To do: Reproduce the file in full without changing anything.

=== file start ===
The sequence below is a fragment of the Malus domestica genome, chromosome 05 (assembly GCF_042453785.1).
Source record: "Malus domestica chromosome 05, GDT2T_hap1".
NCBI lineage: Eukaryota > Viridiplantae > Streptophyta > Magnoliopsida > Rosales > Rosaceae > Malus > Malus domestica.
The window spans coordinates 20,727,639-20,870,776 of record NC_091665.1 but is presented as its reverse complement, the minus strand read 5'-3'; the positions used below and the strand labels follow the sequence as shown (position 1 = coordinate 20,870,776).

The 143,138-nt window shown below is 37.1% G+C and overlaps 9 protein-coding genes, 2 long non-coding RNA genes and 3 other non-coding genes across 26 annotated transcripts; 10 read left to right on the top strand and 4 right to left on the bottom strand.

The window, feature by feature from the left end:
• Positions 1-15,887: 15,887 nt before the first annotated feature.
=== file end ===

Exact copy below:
The sequence below is a fragment of the Malus domestica genome, chromosome 05 (assembly GCF_042453785.1).
Source record: "Malus domestica chromosome 05, GDT2T_hap1".
NCBI lineage: Eukaryota > Viridiplantae > Streptophyta > Magnoliopsida > Rosales > Rosaceae > Malus > Malus domestica.
The window spans coordinates 20,727,639-20,870,776 of record NC_091665.1 but is presented as its reverse complement, the minus strand read 5'-3'; the positions used below and the strand labels follow the sequence as shown (position 1 = coordinate 20,870,776).

The 143,138-nt window shown below is 37.1% G+C and overlaps 9 protein-coding genes, 2 long non-coding RNA genes and 3 other non-coding genes across 26 annotated transcripts; 10 read left to right on the top strand and 4 right to left on the bottom strand.

The window, feature by feature from the left end:
• Positions 1-15,887: 15,887 nt before the first annotated feature.